Posted On: 2020-07-06
When struggling with a problem, it can often be helpful to take a step back, and analyze one's assumptions. Doing so can often lead to finding things that were previously overlooked, not just with the preconditions of the problem, but also with the way one thinks about the problem itself. Sometimes, changing the way one thinks about a problem is the only way to solve it - and such situations are often difficult to determine without slowing down and thinking one's assumptions through. As a way of illustrating what I mean, I will describe one such situation I found myself in, while working on the Salience Engine.
While building the grammar for the Salience Engine, I focused on the kinds of "atoms" that I wanted the grammar to support. Specifically,
I wanted the language to support working with booleans, numbers, and strings. What's more, all expressions in the grammar should ultimately resolve to
a boolean - which means
1 + 1 would not be a valid expression, but
1 + 1 = 2 would be (since it evaluates to
true). By enforcing that all expressions resolve to a boolean, the expression is able to represent the
answer to the question "should this dialogue node be considered potentially salient*?"
From those requirements, I came to think about the grammar as composed of three different layers, one for each of the supported types.
The number layer would be responsible for mathematics, and would pass data to the boolean layer when doing comparisons (such as
1 < 2). Likewise strings would be responsible for concatenation, and would pass to the boolean layer using comparisons (such as
"fish" != "cat").
Unfortunately, while this made it easy to reason about the problem, the actual implementation details of achieving this became quite messy. In many cases, I could describe what I wanted, but when it came time to actually code it, I found that the grammar was often too flexible - with one expression working fine and another ending up with strings in the numbers layer or numbers in the boolean layer.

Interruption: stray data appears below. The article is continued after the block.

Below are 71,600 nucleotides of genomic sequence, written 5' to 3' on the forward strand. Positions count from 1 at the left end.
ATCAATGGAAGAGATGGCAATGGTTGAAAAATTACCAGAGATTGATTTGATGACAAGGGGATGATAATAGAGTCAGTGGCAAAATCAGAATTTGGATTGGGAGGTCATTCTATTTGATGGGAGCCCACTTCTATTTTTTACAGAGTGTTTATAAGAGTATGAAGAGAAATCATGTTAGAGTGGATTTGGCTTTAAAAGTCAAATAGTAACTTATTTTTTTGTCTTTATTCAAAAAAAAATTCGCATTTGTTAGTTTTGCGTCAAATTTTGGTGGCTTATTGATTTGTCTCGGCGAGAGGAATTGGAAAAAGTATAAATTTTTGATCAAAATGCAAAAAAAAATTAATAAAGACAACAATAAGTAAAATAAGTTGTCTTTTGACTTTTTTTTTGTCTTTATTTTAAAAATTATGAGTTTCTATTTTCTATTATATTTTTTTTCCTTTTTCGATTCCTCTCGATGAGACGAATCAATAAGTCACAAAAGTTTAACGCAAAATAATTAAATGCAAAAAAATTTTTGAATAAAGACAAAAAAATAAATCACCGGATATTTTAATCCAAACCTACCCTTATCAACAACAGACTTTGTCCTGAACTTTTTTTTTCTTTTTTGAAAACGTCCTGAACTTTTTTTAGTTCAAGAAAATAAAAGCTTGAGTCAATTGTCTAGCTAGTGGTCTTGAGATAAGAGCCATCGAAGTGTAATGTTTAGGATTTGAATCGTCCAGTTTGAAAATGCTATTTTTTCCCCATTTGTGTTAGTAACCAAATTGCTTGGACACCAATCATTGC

At first, I assumed that I was simply coding it wrong, and set about fixing each issue as it came up. When I began implementing
variable substitution, however, I found myself in situations that were simply impossible to solve. Variables could contain any one of the three
types (boolean, number, or string), and that massively interfered with the grammar. A simple expression like
$NumberOfPuppies = $NumberofKitties was impossible to interpret: the type system would trip over itself as it couldn't determine whether
it was working with numbers or strings - leading the parser to complain about ambiguity or the system itself to behave incorrectly due to guessing the wrong type.
Taking several steps back from the problem, I began to question my assumption about the types in the grammar. I had assumed that every atom
would always be one of the three types, but as I looked at it from a different angle, I began to see that the variables fundamentally
violated that concept. Yes, technically the system could only store one type inside a variable, but, from a parsing standpoint, variables were all three at once. Even if
$NumberOfPuppies was technically a number, the parser couldn't tell that - it could just as likely be a boolean or a string for all it knew.
Taking this insight and running with it, I created my own custom type that could internally store any one of the three types. I described all the possible operations it supported, taking care to clearly define its behavior when unexpected underlying types were used (multiplying two strings together, for example, would create an Exception.)
Armed with that custom type, I was able to vastly simplify the systems used by the parsing.
Gone were the multiple layers and type conversions of data that flowed between them.
Instead, every operation simply delegated to this new type: a
+ from the parser simply invoked the
Add method of this new type. In the few cases where there was nothing to delegate to, the resulting logic was still quite simple and clear
(for example, if the type returned by an the entire expression was not a boolean, it would create an Exception.)
It is my hope that this story about stepping back while working through the Salience Engine is useful to you. For me, the experience was a pleasant reminder about how taking the time to question one's assumptions can lead to new insights - insights that both illuminate solutions to (previously) impossible problems, and also show the way to much simpler and clearer code.